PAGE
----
“Yes! See how smart you are already?”

Fitzwilliam did not care about praise at this moment. Why did he have to leave Mother behind? “When will I see you again?”

“Do not worry about that,” she answered with a quavering voice. “I must remain here and get healthy.”

Mother often said they lived here because of her health. She never seemed ill to him, only sad. However, he would never wish to hurt her. “Must I go?”

“Yes, it is your duty to be the heir of Pemberley.” She pulled him into a crushing hug. “Now, never forget how I love you. No one will ever love you as your mother.”

“Boy, it is time,” Father called.

After another minute, Mother released him and gave him a kiss on each cheek. He reluctantly walked to his father’s side.

“I am pleased to meet you, Father,” he said.

George Darcy harrumphed and left the sparse room. Fitzwilliam cast a parting look at his mother, who tried to smile and waved goodbye. Then, he trailed down the stairs and maintained silence until they were in the carriage. As they pulled away from the cottage which been his only home, Fitzwilliam cried.

“See here, boy,” George said sternly. “You are a Darcy. Darcy men do not cry.”

“I am sorry, Father.”

“And we never apologise for being ourselves. Hold your chin up high.”

“Like this?” his voice warbled as he held back more tears.

Father did not praise him but nodded. After a few moments, Fitzwilliam managed to control his emotions. Seeking his father’s approval, he asked about his new home.

“Mother told me so much about Pemberley. She told me about the horses. I like horses. Do you?”

Father said nothing and only looked out the carriage window. Fitzwilliam tried again.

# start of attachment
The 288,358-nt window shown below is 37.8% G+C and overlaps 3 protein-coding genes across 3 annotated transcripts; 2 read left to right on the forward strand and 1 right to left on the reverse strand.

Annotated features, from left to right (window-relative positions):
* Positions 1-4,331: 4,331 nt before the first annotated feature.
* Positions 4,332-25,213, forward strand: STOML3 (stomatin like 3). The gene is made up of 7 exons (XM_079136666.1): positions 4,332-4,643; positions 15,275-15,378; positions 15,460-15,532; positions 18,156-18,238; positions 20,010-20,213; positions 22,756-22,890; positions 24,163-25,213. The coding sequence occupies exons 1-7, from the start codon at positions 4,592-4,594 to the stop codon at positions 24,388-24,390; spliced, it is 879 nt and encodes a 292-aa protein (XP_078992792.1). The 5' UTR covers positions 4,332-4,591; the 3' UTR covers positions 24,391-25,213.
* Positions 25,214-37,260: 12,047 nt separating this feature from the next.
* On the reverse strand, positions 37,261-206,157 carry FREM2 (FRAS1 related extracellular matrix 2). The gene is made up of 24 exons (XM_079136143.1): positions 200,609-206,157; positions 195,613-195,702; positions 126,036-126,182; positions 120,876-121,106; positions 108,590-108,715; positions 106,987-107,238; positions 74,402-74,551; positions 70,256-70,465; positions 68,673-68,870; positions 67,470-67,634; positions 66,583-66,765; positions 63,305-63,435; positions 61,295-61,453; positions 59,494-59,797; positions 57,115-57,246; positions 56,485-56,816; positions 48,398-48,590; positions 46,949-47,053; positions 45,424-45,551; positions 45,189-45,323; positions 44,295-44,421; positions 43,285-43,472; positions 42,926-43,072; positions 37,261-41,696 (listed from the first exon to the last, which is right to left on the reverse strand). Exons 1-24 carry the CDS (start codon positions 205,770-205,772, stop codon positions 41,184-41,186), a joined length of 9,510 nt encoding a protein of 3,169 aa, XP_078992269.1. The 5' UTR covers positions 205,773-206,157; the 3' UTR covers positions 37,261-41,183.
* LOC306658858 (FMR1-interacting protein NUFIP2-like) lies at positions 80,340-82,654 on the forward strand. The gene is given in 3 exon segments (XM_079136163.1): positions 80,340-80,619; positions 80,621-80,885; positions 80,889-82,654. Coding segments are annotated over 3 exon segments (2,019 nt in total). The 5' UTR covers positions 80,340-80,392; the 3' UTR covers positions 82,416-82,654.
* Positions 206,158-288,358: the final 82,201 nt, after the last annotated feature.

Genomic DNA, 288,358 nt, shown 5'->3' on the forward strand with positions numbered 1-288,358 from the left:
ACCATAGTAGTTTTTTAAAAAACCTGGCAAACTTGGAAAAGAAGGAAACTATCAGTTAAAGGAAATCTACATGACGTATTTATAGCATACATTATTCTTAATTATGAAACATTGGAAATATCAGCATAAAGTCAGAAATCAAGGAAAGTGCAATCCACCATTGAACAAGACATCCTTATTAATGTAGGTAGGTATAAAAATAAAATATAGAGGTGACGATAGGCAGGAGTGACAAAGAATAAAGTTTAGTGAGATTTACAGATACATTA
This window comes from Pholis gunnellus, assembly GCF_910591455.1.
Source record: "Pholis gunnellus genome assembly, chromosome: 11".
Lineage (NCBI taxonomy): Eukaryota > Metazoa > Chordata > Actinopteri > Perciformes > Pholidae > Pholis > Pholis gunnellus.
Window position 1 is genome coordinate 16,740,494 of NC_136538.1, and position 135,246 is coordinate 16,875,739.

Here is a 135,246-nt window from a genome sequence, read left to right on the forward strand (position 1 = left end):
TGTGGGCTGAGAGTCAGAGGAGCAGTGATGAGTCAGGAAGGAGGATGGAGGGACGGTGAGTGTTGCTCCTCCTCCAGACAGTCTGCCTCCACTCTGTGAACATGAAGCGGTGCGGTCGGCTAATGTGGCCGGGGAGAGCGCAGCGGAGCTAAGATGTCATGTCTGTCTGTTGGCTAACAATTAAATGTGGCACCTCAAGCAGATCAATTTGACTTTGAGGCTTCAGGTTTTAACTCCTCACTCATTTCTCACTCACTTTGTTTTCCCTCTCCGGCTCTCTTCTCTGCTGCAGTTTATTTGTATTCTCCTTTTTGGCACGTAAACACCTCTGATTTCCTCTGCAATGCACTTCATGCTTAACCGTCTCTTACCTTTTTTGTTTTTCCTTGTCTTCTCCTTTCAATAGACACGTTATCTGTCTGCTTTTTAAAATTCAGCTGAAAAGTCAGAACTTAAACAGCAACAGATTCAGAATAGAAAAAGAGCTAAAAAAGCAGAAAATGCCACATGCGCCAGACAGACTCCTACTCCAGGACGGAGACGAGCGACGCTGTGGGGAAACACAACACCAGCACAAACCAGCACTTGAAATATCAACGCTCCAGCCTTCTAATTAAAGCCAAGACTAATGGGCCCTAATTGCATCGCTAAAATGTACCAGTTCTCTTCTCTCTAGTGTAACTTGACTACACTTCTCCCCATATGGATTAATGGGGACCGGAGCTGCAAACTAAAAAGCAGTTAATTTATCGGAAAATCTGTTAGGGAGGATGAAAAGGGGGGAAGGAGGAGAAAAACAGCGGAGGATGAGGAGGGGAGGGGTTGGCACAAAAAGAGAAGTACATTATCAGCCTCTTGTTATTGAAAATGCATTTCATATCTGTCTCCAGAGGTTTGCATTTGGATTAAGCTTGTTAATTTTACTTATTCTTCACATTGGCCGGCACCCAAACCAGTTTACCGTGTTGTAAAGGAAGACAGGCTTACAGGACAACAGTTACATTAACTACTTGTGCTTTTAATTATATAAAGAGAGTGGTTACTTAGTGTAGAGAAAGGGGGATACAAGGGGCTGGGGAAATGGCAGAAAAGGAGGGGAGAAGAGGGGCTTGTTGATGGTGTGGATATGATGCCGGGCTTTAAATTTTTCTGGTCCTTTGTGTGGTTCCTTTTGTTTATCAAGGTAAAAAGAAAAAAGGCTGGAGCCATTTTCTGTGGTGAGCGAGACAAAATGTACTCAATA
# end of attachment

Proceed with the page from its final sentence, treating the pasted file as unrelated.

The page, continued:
“I like reading too. Mother says you will teach me how to run Pemberley. I am a very good student.”

“Boy, a Darcy does not chatter. I am not interested in your interests, and you are not interested in mine. Be silent until I speak to you.”

Father’s command was so harsh it rattled off the walls of the carriage, and he followed it with a harsh glare. Fitzwilliam’s lip trembled, and he sank back in his seat, remaining silent until they reached the gigantic house.

“Mr. Darcy.”

“Yes?” the now adult Fitzwilliam Darcy asked without opening his eyes as the images of his long-ago past settled into the recesses of his mind.

“You wished to arise early for your journey to Rosings.”

“Yes, thank you,” Darcy said, dismissing the valet.

The master of Pemberley rose and swung his legs out of bed. As he went through his morning ablutions, he pushed aside the thoughts of his past. The man he had thought was his father was not his father at all, of course. He was the product of an affair, and there was not one drop of Darcy blood in his veins. However, of all their worth he was now master.

His mother had told the truth on one score. She was the only one to ever love him. When his foolish heart brought up the memory of a pair of fine, dancing eyes and free laughter, he closed his eyes and gripped the dresser before him.

“Think with your head, not your heart,” he muttered through grit teeth. The mantra had been pounded into him from the man who raised him, and he would not see all that he worked for to be a true Darcy come to an end through wayward thoughts of the beguiling Elizabeth Bennet.



“Will this be the year, Darcy?” Colonel Richard Fitzwilliam asked his cousin.

“Pardon?” The question pulled Darcy from his brooding.

“Do not play dumb. You well know Aunt Catherine has wanted you to marry Anne.”

“If I were at all likely to do that, why would I have waited so long?”

“Because you are Fitzwilliam Darcy and brood over everything and take your time with your decisions?”

“It would be ungentlemanly to make Anne wait so long.”

“She has already waited.”

“Her mother has waited. It does not follow that Anne has been left in the dark about my feelings.”

“Ah, I see,” Richard grinned. “This is the first I have heard you ever criticize Aunt Catherine.”

“It is not my fault that I am the son of her long-lost sister,” Darcy murmured.

He had not been allowed to meet his mother’s family until after George Darcy’s death. While many saw Lady Catherine de Bourgh as proud and intrusive, she had a soft spot for her youngest nephew.

“I happened to spend time in an area this autumn with a woman whose matchmaking attempts rival Aunt’s.”